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Runyan 5th as Kenyans pull sweep

Legally blind Marla Runyan is the highest American finisher at the New York City Marathon.

©Associated Press
November 4, 2002


NEW YORK -- About 10 miles into the New York City Marathon, Marla Runyan and European champion Maria Guida crossed paths, bumping and stumbling a bit.

A short while later, Guida dropped out. Not the legally blind Runyan, who never had run a marathon until Sunday. She kept going, her fluid strides leading to the top U.S. finish -- fifth overall behind women's winner Joyce Chepchumba of Kenya.

"I'm very pleased with how I did," said Runyan, 33, the first Paralympian to compete in an Olympics. "You never know if you prepared properly, how the weather will affect you, how the distance will affect you."

With temperatures in the 40s and a slight headwind, Boston Marathon champion Rodgers Rop overcame pain in his side to finish in 2 hours, 8 minutes, 7 seconds and help Kenya complete its first sweep of the men's and women's titles.

Christopher Cheboiboch (2:08:17) -- also second in Boston -- and Laban Kipkemboi (2:08:39) gave Kenya the first 1-2-3 men's finish for a country since the United States in 1975.

Olympic bronze medalist Chepchumba ran the 26.2 miles in 2:25:56. Lyubov Denisova of Russia was 21 seconds behind, and Olivera Jevtic of Yugoslavia was third despite a late fall. Runyan was next in 2:27:10, 36 seconds ahead of defending champion Margaret Okayo, who set the course record last year but was slowed by lower back problems.

"She never ceases to amaze me," said Runyan's father, Gary. He traveled from Camarillo, Calif., to watch the race on TV at a restaurant near the finish line with her husband and coach, Matt Lonergan.

Runyan's time was the 10th fastest in a marathon by an American woman, all the more impressive considering she's accustomed to much shorter distances. She was eighth in the 1,500 meters at the 2000 Olympics, broke the U.S. record for the indoor 5,000 in 2001, and won the U.S. outdoor title at 5,000 in 2001-02.

"I really enjoyed it -- until 24 miles," Runyan said. "It surprisingly didn't feel as long as I thought it would. I felt very good even through 11 miles, 14 miles. The pace was conservative and that was probably ideal for me."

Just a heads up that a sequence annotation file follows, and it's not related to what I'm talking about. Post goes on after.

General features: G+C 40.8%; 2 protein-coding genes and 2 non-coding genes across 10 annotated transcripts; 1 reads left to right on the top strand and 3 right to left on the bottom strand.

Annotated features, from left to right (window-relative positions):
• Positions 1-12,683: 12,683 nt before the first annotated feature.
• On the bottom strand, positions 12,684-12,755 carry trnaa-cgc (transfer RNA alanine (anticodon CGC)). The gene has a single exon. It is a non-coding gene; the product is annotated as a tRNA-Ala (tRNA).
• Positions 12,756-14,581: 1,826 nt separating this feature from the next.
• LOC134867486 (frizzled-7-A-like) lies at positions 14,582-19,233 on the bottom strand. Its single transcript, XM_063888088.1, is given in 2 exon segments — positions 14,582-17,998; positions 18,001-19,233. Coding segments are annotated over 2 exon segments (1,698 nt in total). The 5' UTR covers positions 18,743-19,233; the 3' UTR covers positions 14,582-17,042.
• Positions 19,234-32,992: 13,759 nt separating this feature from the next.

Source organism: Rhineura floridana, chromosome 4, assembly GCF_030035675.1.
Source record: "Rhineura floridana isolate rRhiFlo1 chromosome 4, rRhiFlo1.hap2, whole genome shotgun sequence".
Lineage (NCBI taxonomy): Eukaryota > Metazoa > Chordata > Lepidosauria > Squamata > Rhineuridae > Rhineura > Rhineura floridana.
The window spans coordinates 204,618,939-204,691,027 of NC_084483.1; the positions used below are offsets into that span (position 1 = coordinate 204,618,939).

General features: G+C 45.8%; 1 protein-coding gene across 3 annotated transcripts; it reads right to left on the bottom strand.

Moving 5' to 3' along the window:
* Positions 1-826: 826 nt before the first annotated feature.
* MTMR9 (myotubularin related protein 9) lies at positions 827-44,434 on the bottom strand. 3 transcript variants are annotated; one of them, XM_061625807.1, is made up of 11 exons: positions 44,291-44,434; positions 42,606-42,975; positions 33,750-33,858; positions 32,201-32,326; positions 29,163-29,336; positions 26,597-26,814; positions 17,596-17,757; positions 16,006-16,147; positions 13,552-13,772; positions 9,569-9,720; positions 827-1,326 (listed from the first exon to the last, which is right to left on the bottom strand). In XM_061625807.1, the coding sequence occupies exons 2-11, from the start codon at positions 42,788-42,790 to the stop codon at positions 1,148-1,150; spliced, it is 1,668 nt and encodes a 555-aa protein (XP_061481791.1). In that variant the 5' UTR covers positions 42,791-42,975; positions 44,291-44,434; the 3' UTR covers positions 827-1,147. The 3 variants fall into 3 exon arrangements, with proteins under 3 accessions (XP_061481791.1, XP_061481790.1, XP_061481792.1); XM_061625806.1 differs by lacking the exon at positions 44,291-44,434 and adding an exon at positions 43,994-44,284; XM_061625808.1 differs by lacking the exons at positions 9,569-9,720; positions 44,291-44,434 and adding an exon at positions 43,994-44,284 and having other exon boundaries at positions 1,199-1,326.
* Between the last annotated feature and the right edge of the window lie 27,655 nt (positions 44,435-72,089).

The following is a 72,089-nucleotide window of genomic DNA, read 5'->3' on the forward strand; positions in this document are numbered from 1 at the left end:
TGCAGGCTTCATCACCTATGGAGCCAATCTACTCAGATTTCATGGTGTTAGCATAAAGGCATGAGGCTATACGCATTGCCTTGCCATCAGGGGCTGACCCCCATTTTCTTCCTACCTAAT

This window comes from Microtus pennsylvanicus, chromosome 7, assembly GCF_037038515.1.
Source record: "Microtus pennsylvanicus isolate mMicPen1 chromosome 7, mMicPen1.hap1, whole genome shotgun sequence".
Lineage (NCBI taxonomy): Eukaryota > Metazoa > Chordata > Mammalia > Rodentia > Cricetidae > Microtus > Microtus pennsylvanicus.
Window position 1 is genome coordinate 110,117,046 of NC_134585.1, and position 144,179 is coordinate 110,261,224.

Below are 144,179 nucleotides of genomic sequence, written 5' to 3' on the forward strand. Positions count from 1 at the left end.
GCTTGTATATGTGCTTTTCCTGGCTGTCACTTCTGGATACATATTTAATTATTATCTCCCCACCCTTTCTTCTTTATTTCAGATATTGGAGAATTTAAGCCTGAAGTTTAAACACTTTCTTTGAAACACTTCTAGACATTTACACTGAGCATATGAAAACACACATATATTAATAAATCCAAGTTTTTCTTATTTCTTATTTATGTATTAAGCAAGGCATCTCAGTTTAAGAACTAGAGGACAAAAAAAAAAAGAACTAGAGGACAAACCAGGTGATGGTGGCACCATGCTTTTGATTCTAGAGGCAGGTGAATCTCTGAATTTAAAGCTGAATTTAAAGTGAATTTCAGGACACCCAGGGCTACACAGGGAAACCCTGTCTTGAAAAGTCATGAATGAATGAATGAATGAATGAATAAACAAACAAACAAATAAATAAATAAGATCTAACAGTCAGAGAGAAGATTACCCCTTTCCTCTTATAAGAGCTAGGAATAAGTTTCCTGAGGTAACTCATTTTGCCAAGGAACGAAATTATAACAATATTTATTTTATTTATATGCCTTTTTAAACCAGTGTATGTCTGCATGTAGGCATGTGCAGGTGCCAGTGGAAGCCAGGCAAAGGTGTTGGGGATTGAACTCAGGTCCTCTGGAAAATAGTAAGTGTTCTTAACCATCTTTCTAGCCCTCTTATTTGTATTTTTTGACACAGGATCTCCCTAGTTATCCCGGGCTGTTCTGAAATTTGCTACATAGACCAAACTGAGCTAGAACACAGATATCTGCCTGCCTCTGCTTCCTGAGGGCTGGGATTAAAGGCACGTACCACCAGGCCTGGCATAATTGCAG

A degenerative eye condition, Stargardt's disease, limits her sight to about 15 feet, although she can't read a watch, for example, while she is running.

A cyclist rode near Runyan, telling her split times and when turns were coming.

Runyan was 10 seconds behind at the decisive moment: Jevtic and Kerryn McCann of Australia tangled at a turn in the 21st mile. Both fell face down, one on top of the other. Jevtic, in her first marathon, got right up and moved just off the shoulders of the leaders. McCann scraped her knee and was seventh.

The commotion allowed the lead pack to break away.

"Finishing fifth, in this field especially, was a long shot. Obviously, we saw a lot of strange things out there," Runyan said. "That's the marathon -- unpredictable."

Chepchumba and Denisova were stride-for-stride into the 24th mile, when the Kenyan made her move. She won marathons at Tokyo in 2000, and London and Chicago in 1999. But she's always come up short here, finishing fourth in 1995, third in 1996, and fourth in 2001.

"I've been trying and trying and trying," Chepchumba said. "This time was my time."

Rop became the fourth man to win at Boston and New York in the same year. That makes him 2-for-3; his only other marathon was New York last year, when he had muscle cramps and finished third.

Rop made his first serious move on the downhill stretch after the leaders crossed the 59th Street Bridge into Manhattan about two-thirds of the way through. While others occasionally pulled alongside, he stayed in control.

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